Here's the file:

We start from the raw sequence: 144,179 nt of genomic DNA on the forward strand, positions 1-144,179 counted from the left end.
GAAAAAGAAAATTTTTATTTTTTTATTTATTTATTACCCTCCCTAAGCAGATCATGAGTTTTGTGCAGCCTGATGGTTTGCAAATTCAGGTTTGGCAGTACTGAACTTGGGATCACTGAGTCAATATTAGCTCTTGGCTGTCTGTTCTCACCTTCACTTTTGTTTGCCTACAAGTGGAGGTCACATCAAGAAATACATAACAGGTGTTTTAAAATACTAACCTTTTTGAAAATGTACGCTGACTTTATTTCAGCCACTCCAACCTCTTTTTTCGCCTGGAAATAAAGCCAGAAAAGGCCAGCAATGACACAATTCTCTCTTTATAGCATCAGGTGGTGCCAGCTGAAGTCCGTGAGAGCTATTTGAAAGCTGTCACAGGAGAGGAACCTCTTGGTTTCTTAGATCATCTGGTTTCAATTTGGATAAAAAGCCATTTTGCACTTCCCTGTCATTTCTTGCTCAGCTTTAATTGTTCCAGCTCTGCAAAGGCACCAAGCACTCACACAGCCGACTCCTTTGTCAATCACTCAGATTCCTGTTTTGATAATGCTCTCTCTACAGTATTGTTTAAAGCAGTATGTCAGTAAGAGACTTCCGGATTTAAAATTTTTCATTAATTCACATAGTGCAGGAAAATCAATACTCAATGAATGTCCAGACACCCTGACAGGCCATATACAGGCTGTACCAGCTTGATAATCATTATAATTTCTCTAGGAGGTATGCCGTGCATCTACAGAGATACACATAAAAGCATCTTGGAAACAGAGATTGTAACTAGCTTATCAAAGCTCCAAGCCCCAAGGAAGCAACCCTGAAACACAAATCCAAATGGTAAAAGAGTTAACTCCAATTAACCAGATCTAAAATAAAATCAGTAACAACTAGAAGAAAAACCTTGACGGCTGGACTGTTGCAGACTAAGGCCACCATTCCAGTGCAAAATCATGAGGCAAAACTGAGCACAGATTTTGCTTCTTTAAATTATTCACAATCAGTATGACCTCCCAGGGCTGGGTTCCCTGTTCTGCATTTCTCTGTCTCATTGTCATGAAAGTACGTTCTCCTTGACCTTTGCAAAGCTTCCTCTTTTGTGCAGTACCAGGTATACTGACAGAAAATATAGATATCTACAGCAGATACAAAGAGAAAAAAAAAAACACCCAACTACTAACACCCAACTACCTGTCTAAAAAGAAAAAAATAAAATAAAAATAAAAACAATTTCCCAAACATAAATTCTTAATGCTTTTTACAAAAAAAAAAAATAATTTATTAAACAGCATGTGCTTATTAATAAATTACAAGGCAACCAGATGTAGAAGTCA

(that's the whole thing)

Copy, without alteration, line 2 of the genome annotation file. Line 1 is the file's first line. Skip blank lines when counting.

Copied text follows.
GAAAAAGAAAATTTTTATTTTTTTATTTATTTATTACCCTCCCTAAGCAGATCATGAGTTTTGTGCAGCCTGATGGTTTGCAAATTCAGGTTTGGCAGTACTGAACTTGGGATCACTGAGTCAATATTAGCTCTTGGCTGTCTGTTCTCACCTTCACTTTTGTTTGCCTACAAGTGGAGGTCACATCAAGAAATACATAACAGGTGTTTTAAAATACTAACCTTTTTGAAAATGTACGCTGACTTTATTTCAGCCACTCCAACCTCTTTTTTCGCCTGGAAATAAAGCCAGAAAAGGCCAGCAATGACACAATTCTCTCTTTATAGCATCAGGTGGTGCCAGCTGAAGTCCGTGAGAGCTATTTGAAAGCTGTCACAGGAGAGGAACCTCTTGGTTTCTTAGATCATCTGGTTTCAATTTGGATAAAAAGCCATTTTGCACTTCCCTGTCATTTCTTGCTCAGCTTTAATTGTTCCAGCTCTGCAAAGGCACCAAGCACTCACACAGCCGACTCCTTTGTCAATCACTCAGATTCCTGTTTTGATAATGCTCTCTCTACAGTATTGTTTAAAGCAGTATGTCAGTAAGAGACTTCCGGATTTAAAATTTTTCATTAATTCACATAGTGCAGGAAAATCAATACTCAATGAATGTCCAGACACCCTGACAGGCCATATACAGGCTGTACCAGCTTGATAATCATTATAATTTCTCTAGGAGGTATGCCGTGCATCTACAGAGATACACATAAAAGCATCTTGGAAACAGAGATTGTAACTAGCTTATCAAAGCTCCAAGCCCCAAGGAAGCAACCCTGAAACACAAATCCAAATGGTAAAAGAGTTAACTCCAATTAACCAGATCTAAAATAAAATCAGTAACAACTAGAAGAAAAACCTTGACGGCTGGACTGTTGCAGACTAAGGCCACCATTCCAGTGCAAAATCATGAGGCAAAACTGAGCACAGATTTTGCTTCTTTAAATTATTCACAATCAGTATGACCTCCCAGGGCTGGGTTCCCTGTTCTGCATTTCTCTGTCTCATTGTCATGAAAGTACGTTCTCCTTGACCTTTGCAAAGCTTCCTCTTTTGTGCAGTACCAGGTATACTGACAGAAAATATAGATATCTACAGCAGATACAAAGAGAAAAAAAAAAACACCCAACTACTAACACCCAACTACCTGTCTAAAAAGAAAAAAATAAAATAAAAATAAAAACAATTTCCCAAACATAAATTCTTAATGCTTTTTACAAAAAAAAAAAATAATTTATTAAACAGCATGTGCTTATTAATAAATTACAAGGCAACCAGATGTAGAAGTCA